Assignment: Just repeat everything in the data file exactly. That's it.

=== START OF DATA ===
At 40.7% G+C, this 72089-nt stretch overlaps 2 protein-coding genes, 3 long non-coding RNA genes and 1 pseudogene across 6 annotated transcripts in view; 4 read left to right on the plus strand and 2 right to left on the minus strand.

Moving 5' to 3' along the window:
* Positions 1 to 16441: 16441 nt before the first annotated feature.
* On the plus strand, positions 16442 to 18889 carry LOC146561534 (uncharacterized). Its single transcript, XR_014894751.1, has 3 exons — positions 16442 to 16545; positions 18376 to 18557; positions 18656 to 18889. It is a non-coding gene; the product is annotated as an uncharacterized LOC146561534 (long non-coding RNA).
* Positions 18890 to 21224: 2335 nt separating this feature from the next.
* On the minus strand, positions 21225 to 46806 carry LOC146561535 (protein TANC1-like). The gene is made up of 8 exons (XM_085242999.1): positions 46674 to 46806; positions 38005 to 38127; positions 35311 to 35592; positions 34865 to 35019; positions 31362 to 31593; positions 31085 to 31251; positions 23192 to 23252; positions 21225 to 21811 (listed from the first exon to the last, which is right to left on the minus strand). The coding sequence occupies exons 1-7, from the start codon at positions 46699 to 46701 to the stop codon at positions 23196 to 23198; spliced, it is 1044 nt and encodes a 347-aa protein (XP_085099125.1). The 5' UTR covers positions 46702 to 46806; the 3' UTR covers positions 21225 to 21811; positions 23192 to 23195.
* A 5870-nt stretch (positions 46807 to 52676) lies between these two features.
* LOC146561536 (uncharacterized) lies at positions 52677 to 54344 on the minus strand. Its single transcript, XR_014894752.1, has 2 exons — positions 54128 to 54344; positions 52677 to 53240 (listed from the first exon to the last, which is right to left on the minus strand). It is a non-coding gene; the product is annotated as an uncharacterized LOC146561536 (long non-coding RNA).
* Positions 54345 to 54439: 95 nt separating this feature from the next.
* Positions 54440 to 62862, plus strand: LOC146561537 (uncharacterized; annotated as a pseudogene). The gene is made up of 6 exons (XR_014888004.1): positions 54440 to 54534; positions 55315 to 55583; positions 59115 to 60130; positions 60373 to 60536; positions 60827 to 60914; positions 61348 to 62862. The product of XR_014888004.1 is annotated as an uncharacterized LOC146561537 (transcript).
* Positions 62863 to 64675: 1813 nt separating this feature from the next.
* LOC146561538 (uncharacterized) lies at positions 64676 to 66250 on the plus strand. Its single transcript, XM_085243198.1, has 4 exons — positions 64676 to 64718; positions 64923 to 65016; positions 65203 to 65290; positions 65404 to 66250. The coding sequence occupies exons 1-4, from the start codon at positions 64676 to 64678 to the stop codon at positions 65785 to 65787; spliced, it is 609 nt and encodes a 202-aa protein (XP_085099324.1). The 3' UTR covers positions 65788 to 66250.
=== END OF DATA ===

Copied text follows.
At 40.7% G+C, this 72089-nt stretch overlaps 2 protein-coding genes, 3 long non-coding RNA genes and 1 pseudogene across 6 annotated transcripts in view; 4 read left to right on the plus strand and 2 right to left on the minus strand.

Moving 5' to 3' along the window:
* Positions 1 to 16441: 16441 nt before the first annotated feature.
* On the plus strand, positions 16442 to 18889 carry LOC146561534 (uncharacterized). Its single transcript, XR_014894751.1, has 3 exons — positions 16442 to 16545; positions 18376 to 18557; positions 18656 to 18889. It is a non-coding gene; the product is annotated as an uncharacterized LOC146561534 (long non-coding RNA).
* Positions 18890 to 21224: 2335 nt separating this feature from the next.
* On the minus strand, positions 21225 to 46806 carry LOC146561535 (protein TANC1-like). The gene is made up of 8 exons (XM_085242999.1): positions 46674 to 46806; positions 38005 to 38127; positions 35311 to 35592; positions 34865 to 35019; positions 31362 to 31593; positions 31085 to 31251; positions 23192 to 23252; positions 21225 to 21811 (listed from the first exon to the last, which is right to left on the minus strand). The coding sequence occupies exons 1-7, from the start codon at positions 46699 to 46701 to the stop codon at positions 23196 to 23198; spliced, it is 1044 nt and encodes a 347-aa protein (XP_085099125.1). The 5' UTR covers positions 46702 to 46806; the 3' UTR covers positions 21225 to 21811; positions 23192 to 23195.
* A 5870-nt stretch (positions 46807 to 52676) lies between these two features.
* LOC146561536 (uncharacterized) lies at positions 52677 to 54344 on the minus strand. Its single transcript, XR_014894752.1, has 2 exons — positions 54128 to 54344; positions 52677 to 53240 (listed from the first exon to the last, which is right to left on the minus strand). It is a non-coding gene; the product is annotated as an uncharacterized LOC146561536 (long non-coding RNA).
* Positions 54345 to 54439: 95 nt separating this feature from the next.
* Positions 54440 to 62862, plus strand: LOC146561537 (uncharacterized; annotated as a pseudogene). The gene is made up of 6 exons (XR_014888004.1): positions 54440 to 54534; positions 55315 to 55583; positions 59115 to 60130; positions 60373 to 60536; positions 60827 to 60914; positions 61348 to 62862. The product of XR_014888004.1 is annotated as an uncharacterized LOC146561537 (transcript).
* Positions 62863 to 64675: 1813 nt separating this feature from the next.
* LOC146561538 (uncharacterized) lies at positions 64676 to 66250 on the plus strand. Its single transcript, XM_085243198.1, has 4 exons — positions 64676 to 64718; positions 64923 to 65016; positions 65203 to 65290; positions 65404 to 66250. The coding sequence occupies exons 1-4, from the start codon at positions 64676 to 64678 to the stop codon at positions 65785 to 65787; spliced, it is 609 nt and encodes a 202-aa protein (XP_085099324.1). The 3' UTR covers positions 65788 to 66250.